patterned early mouse urogenital system. To investigate the requirements for the Smad4
signaling pathway in Pax2 activated cells that contribute to the construction of the mouse
reproductive system, we are examining Pax2:Cre;mTmG;Smad4fl/fl crosses from 8.5dpc to
13.5dpc. We are performing immunohistochemistry and live imaging of Pax2:Cre;mTmG and
Pax2Cre;mTmG;Smad4Δ/Δ embryos. Our preliminary examinations demonstrate that the earliest
time at which Pax2:Cre drives conversion of mTmG is at early somite stages (~8dpc) in the
posterior endoderm of the primitive streak immediately prior to hindgut invagination. The
labeled population is comprised of a mixture of cell types, including endothelial cells. Upon
induction, the activated population quickly rearranges to generate a knot-like structure ~100mm
in diameter. At 9.5dpc, the marked population constitutes the bilaterally symmetrical
intermediate mesoderm and some cells within the hindgut endoderm. At 12.5dpc, labeled cells
are especially dense at the anterior region of the gonad/mesonephros, which migrate caudally to
populate different gonadal compartments. We are currently examining the first mutant litter at
9.5dpc but preliminary observations suggest that any expressed phenotypic defect is subtle. Our
characterizations represent the highest resolution optical descriptions of the morphological
transformation affecting the early mouse urogenital system. We believe such serial descriptions
across the cell level are crucial for placing the signaling interactions in proper context to improve
rational design for developing clinical therapies. This research is supported by George M.
Eisenberg Foundation for Charities and NIH/NCI R01 CA154358.




                                                                                                  31
Abstract # P11

Down-regulation of miR-29b is essential for the pathogenesis of uterine leiomyoma. Wenan
Qiang1, Zhaojian Liu2, Vanida Ann Serna1, Yu Liu1, Stacy Druschitz1, Jian-jun Wei2, and
Takeshi Kurita1, 1Division of Reproductive Biology Research, Department of Obstetrics and
Gynecology; 2Department of Pathology; Northwestern University Feinberg School of Medicine,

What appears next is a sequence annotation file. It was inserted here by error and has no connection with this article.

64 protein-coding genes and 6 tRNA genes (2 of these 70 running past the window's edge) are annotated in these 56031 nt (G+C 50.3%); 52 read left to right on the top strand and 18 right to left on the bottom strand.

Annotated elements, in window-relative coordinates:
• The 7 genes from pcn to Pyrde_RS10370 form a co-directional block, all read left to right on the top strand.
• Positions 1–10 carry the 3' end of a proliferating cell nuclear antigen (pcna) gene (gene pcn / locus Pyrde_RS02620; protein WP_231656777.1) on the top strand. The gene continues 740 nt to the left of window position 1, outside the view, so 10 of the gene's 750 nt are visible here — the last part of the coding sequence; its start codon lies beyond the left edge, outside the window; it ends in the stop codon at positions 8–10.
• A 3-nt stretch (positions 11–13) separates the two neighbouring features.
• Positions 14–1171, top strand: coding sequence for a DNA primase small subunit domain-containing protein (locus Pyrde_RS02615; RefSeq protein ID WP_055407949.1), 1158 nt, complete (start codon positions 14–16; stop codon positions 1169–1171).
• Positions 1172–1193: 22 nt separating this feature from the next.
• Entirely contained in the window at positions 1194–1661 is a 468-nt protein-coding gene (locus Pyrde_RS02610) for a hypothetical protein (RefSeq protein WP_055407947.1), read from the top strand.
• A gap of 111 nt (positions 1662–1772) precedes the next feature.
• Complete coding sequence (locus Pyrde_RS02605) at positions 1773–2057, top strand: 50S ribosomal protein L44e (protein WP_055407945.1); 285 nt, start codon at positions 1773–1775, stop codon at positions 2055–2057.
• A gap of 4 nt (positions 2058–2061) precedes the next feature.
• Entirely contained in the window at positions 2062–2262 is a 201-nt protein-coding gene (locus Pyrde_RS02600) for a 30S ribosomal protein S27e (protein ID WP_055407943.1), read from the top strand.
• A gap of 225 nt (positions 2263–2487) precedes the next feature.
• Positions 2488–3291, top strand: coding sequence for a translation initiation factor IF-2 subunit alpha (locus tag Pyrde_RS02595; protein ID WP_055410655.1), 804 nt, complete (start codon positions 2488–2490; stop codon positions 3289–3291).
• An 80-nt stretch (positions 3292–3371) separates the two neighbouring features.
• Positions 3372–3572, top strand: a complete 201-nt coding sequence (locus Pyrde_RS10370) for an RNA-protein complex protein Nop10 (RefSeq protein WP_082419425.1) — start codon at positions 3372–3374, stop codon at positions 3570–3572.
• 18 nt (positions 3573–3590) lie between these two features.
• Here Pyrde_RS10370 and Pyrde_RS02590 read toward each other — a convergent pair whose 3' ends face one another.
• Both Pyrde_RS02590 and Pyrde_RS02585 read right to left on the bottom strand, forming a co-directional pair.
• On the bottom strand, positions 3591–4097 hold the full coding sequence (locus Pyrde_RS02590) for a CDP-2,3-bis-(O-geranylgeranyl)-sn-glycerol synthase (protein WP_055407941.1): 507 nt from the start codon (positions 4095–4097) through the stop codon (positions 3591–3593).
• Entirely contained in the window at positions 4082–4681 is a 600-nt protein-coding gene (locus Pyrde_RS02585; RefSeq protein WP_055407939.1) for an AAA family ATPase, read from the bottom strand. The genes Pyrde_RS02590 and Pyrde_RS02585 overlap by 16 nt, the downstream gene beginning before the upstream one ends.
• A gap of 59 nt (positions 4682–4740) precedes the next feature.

Chicago, Illinois 60611.

Uterine leiomyomas (ULs) are the most common neoplasm in women of reproductive age with
an incidence of over 70%. The most notable characteristic of UL is excess extracellular matrix
(ECM), composed mainly of collagen Types I and III. Recent gene expression profiling studies
have revealed that many microRNAs are aberrantly expressed in ULs. Specifically, miR-29b is
consistently found to be down-regulated in ULs compared to normal myometrium. In vitro
studies have also shown that it can down-regulate multiple collagens. Down-regulation of miR-
29 has been correlated with an over-expression of collagen in the liver, lung, kidney and cardiac
fibrosis. One of the leading targets of miR-29b among ~1000 others was COL3A1, as shown in a
target prediction algorism (miSVR) based on the Support Vector Regression model. This
suggests that the down-regulation of miR-29b may play a role in ECM overproduction in ULs.
We established human UL cell lines that restored miR-29b expression levels to normal by
lentiviral infection to examine cell proliferation and the expression of potential miR-29b targets
including COL1A1 and 3A1. Next, the effect of miR-29b expression levels on tumor growth in
vivo with UL cell lines or primary cultures was examined by utilizing a xenograft model. The
results indicated that when miR-29b was restored to the myometrial level, the UL cells and